Black hats in a sea of green
Environmental groups are fighting several plans to expand or build new ultra-Orthodox towns and employment centers, saying they will encroach on sensitive open lands.
By Zafrir Rinat • Ha’aretz
For several years environmental groups have battled single family-home communities sprawling into the open landscape. Now they are turning their attention to rapidly expanding Haredi towns and the establishment of new ones in the midst of open spaces.
A special study commissioned on the jurisdictional boundaries of Katzir-Harish completed its work several weeks ago and recommended that land be annexed to the religious town to facilitate the construction of a neighboring Haredi city. The study stopped short of accepting all the expansion requests submitted by the Housing and Construction Ministry, though.
In its request to expand Katzir-Harish, the ministry said its studies indicate that the ultra-Orthodox community urgently needs thousands of housing units each year, and that housing solutions are difficult to find within existing communities.
"New localities must be found for the Haredim," the study read.
Fearing that their lands will be swallowed up and that the influx of ultra-Orthodox will be drain on the area, surrounding Arab communities and kibbutzim bitterly oppose Katzir-Harish's expansion. They also oppose growth on environmental grounds.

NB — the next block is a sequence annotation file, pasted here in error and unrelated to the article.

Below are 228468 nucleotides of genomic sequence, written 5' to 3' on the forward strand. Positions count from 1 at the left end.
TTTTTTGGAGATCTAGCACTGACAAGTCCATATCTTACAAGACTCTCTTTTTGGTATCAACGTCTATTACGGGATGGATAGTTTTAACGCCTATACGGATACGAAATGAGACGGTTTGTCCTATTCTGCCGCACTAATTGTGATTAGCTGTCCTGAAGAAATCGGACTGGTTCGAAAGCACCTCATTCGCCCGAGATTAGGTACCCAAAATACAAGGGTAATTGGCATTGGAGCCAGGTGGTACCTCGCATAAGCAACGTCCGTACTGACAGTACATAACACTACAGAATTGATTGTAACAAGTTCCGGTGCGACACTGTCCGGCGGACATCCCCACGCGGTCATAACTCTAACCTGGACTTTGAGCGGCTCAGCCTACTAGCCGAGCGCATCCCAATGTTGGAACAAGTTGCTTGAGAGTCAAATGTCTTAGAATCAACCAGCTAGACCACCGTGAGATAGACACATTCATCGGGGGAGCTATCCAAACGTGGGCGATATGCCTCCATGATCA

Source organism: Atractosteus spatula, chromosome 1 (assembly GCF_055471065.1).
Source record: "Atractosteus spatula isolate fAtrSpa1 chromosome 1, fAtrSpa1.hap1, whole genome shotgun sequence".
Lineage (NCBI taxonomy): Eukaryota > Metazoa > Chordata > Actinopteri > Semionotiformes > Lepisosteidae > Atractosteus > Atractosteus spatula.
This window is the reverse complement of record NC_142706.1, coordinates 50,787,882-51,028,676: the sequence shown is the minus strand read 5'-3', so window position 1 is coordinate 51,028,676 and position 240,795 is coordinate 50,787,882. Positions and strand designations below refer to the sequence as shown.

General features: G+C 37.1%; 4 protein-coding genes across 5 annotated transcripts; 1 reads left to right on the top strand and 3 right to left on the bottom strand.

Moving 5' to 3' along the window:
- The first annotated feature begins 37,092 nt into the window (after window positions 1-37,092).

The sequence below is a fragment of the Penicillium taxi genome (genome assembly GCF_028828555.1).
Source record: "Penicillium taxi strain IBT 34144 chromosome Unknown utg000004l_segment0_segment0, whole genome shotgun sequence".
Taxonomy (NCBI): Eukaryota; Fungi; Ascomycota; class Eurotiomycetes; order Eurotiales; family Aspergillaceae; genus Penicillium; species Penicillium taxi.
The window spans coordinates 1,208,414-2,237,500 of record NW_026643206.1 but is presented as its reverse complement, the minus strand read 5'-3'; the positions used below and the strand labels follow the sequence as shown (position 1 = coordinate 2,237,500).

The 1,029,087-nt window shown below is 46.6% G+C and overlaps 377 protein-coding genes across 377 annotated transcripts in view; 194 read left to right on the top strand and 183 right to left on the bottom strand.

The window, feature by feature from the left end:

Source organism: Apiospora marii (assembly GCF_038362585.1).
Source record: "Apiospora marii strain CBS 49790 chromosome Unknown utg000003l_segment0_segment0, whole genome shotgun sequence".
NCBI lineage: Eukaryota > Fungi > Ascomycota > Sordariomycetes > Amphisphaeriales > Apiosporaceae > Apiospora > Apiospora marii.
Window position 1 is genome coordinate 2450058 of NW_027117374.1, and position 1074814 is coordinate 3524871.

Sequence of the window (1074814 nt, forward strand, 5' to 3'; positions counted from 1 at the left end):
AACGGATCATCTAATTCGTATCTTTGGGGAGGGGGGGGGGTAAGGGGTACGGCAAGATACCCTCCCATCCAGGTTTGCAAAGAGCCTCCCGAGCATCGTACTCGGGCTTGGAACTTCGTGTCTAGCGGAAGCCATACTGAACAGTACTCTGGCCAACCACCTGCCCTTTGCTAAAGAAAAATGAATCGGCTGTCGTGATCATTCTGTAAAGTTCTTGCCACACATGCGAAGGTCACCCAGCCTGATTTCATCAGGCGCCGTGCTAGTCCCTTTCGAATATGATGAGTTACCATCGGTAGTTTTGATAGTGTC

Local residents organized an action committee against establishing and expanding the city, saying it will take over forested land and block the remaining ecological corridor between local communities and the separation fence on the Green Line.
In the Jerusalem area another special study commission for jurisdictional boundaries is considering expanding Kiryat Ye'arim, a religious town to the west of the city, by over 500 dunams (about 125 acres ).
The commission claims the town's land reserves have all been used up, and that it should be allowed to grow naturally to the size of a city with a population of 20,000.
It went so far as saying that, with secular Jews and Arabs having already been given the option of living in suburban Jerusalem, it was now the Haredis' turn.
A lineup of environmental organizations filed objections to the proposed expansion before the commission met to discuss the issue two weeks ago.
Especially vocal was the Society for the Protection of Nature in Israel, which claimed that even at its current size Kiryat Ye'arim was a horrid planning mistake in its disregard for the area's environmental importance, despite its proximity to other existing municipalities.
"The expansion plan and its offshoot effects have destructive significance from an environmental point of view," said the SPNI, referring mainly to effects of building near the Yitla Stream, on open land considered highly important environmentally.